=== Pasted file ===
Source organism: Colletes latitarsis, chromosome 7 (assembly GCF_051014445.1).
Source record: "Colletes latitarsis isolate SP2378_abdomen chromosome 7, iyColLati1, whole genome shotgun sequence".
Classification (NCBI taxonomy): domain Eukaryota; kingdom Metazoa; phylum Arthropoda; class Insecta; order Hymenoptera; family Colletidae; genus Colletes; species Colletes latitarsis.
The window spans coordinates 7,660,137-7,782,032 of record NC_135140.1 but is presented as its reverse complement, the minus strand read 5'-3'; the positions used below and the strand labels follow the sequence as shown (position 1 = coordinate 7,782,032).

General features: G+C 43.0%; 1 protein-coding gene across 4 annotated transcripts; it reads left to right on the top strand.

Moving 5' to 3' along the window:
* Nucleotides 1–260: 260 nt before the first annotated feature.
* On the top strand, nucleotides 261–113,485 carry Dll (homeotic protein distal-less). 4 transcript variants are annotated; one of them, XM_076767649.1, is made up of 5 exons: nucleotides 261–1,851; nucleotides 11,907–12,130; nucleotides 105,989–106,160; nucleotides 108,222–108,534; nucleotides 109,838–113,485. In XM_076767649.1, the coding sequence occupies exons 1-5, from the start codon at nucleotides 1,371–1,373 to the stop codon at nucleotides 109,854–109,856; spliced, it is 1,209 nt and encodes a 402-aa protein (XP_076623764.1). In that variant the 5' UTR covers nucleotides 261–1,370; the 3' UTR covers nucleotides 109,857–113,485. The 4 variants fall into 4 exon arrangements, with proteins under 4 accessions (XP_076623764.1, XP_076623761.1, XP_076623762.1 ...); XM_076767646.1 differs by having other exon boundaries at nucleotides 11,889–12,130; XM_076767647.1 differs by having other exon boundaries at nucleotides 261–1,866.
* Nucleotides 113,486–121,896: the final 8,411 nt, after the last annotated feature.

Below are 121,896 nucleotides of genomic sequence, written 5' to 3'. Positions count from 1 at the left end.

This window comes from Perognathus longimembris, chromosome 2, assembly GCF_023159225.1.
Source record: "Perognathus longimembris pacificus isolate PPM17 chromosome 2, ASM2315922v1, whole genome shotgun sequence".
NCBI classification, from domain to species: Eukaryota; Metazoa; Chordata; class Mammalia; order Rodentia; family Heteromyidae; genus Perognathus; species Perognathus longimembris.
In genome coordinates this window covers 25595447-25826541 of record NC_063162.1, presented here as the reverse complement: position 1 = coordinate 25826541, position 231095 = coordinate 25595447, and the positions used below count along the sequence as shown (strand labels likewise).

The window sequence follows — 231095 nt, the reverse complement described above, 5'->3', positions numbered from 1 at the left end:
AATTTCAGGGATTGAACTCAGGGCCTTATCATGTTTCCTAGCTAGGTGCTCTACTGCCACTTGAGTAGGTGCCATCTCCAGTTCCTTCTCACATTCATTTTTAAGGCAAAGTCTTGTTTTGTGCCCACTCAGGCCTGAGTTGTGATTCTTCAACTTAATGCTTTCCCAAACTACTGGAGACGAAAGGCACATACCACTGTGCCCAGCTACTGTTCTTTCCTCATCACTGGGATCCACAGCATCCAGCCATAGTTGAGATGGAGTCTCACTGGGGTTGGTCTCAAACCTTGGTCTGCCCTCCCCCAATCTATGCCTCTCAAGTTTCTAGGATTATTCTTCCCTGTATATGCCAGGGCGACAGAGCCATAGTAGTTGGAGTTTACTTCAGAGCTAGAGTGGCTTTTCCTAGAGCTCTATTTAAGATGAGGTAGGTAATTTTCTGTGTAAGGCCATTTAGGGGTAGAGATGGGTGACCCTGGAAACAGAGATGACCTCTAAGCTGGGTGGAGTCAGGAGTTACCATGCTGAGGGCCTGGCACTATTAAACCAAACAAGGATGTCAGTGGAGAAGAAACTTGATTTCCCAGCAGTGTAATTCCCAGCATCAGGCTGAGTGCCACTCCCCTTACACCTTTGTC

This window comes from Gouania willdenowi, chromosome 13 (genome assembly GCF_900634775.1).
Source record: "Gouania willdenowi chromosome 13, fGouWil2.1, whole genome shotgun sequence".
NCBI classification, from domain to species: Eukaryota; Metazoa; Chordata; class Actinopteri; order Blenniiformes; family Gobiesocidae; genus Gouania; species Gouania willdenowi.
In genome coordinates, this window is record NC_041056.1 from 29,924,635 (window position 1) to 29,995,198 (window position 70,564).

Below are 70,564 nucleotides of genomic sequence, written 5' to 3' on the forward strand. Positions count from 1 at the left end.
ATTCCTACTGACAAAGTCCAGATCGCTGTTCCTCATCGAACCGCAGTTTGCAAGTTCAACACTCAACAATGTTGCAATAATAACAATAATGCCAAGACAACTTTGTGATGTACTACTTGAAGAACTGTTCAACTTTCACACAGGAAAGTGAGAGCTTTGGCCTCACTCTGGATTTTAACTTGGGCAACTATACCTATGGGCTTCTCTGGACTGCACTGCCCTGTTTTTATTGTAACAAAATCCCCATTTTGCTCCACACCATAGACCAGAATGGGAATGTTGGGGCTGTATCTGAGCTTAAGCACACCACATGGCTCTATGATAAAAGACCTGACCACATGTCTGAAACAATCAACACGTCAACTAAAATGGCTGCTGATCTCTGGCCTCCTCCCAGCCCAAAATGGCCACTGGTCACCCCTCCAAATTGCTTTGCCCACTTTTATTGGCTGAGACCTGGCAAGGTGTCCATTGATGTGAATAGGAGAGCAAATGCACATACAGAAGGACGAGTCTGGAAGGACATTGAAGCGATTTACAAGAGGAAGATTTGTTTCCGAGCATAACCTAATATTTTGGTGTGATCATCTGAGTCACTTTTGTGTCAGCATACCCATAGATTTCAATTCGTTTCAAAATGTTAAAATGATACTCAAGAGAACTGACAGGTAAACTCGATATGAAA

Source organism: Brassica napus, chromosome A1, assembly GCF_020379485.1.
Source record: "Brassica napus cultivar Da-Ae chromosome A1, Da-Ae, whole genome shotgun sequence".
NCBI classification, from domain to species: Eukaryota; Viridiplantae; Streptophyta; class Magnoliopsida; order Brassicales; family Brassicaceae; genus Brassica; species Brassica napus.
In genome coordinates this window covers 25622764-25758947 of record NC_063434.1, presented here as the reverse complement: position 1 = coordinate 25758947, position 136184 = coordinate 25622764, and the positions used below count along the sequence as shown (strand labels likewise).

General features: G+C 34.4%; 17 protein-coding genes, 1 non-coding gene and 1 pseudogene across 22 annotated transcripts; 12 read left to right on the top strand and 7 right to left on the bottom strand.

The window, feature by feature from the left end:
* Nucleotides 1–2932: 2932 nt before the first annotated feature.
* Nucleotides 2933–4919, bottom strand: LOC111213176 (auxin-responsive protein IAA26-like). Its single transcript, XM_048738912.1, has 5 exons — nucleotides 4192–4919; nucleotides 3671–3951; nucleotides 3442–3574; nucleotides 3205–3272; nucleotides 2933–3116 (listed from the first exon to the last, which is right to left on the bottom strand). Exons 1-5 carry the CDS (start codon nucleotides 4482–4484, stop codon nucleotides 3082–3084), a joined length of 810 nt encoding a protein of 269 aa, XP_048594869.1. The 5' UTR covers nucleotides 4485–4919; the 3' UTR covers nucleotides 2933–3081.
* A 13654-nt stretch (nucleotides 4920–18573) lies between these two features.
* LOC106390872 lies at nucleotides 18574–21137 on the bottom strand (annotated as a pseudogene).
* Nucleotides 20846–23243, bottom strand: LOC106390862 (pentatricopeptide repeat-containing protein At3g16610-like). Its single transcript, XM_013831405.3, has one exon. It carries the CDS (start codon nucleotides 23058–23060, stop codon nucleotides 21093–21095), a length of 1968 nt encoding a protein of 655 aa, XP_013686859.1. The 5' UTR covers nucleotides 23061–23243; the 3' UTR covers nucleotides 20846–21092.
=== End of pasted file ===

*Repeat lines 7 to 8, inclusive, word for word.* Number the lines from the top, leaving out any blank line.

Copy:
* Nucleotides 1–260: 260 nt before the first annotated feature.
* On the top strand, nucleotides 261–113,485 carry Dll (homeotic protein distal-less). 4 transcript variants are annotated; one of them, XM_076767649.1, is made up of 5 exons: nucleotides 261–1,851; nucleotides 11,907–12,130; nucleotides 105,989–106,160; nucleotides 108,222–108,534; nucleotides 109,838–113,485. In XM_076767649.1, the coding sequence occupies exons 1-5, from the start codon at nucleotides 1,371–1,373 to the stop codon at nucleotides 109,854–109,856; spliced, it is 1,209 nt and encodes a 402-aa protein (XP_076623764.1). In that variant the 5' UTR covers nucleotides 261–1,370; the 3' UTR covers nucleotides 109,857–113,485. The 4 variants fall into 4 exon arrangements, with proteins under 4 accessions (XP_076623764.1, XP_076623761.1, XP_076623762.1 ...); XM_076767646.1 differs by having other exon boundaries at nucleotides 11,889–12,130; XM_076767647.1 differs by having other exon boundaries at nucleotides 261–1,866.